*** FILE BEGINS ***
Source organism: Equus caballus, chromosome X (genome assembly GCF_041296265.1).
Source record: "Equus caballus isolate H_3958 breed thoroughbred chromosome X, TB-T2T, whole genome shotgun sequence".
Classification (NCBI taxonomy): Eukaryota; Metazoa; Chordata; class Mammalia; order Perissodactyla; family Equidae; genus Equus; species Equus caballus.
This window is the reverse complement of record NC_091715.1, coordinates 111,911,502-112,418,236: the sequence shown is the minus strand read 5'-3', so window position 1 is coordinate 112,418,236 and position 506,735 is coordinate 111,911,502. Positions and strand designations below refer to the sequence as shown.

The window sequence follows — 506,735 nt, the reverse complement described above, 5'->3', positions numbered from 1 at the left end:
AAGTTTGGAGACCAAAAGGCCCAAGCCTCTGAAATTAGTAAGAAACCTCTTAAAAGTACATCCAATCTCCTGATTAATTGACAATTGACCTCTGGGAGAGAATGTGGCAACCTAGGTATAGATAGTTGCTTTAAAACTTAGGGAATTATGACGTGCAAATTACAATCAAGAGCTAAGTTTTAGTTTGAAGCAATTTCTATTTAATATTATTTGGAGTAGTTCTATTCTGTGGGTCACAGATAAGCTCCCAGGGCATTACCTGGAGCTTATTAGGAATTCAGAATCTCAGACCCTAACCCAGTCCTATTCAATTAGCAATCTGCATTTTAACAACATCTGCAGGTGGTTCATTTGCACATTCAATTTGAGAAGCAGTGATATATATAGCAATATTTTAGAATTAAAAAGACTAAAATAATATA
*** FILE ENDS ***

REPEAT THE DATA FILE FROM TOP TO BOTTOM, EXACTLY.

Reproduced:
Source organism: Equus caballus, chromosome X (genome assembly GCF_041296265.1).
Source record: "Equus caballus isolate H_3958 breed thoroughbred chromosome X, TB-T2T, whole genome shotgun sequence".
Classification (NCBI taxonomy): Eukaryota; Metazoa; Chordata; class Mammalia; order Perissodactyla; family Equidae; genus Equus; species Equus caballus.
This window is the reverse complement of record NC_091715.1, coordinates 111,911,502-112,418,236: the sequence shown is the minus strand read 5'-3', so window position 1 is coordinate 112,418,236 and position 506,735 is coordinate 111,911,502. Positions and strand designations below refer to the sequence as shown.

The window sequence follows — 506,735 nt, the reverse complement described above, 5'->3', positions numbered from 1 at the left end:
AAGTTTGGAGACCAAAAGGCCCAAGCCTCTGAAATTAGTAAGAAACCTCTTAAAAGTACATCCAATCTCCTGATTAATTGACAATTGACCTCTGGGAGAGAATGTGGCAACCTAGGTATAGATAGTTGCTTTAAAACTTAGGGAATTATGACGTGCAAATTACAATCAAGAGCTAAGTTTTAGTTTGAAGCAATTTCTATTTAATATTATTTGGAGTAGTTCTATTCTGTGGGTCACAGATAAGCTCCCAGGGCATTACCTGGAGCTTATTAGGAATTCAGAATCTCAGACCCTAACCCAGTCCTATTCAATTAGCAATCTGCATTTTAACAACATCTGCAGGTGGTTCATTTGCACATTCAATTTGAGAAGCAGTGATATATATAGCAATATTTTAGAATTAAAAAGACTAAAATAATATA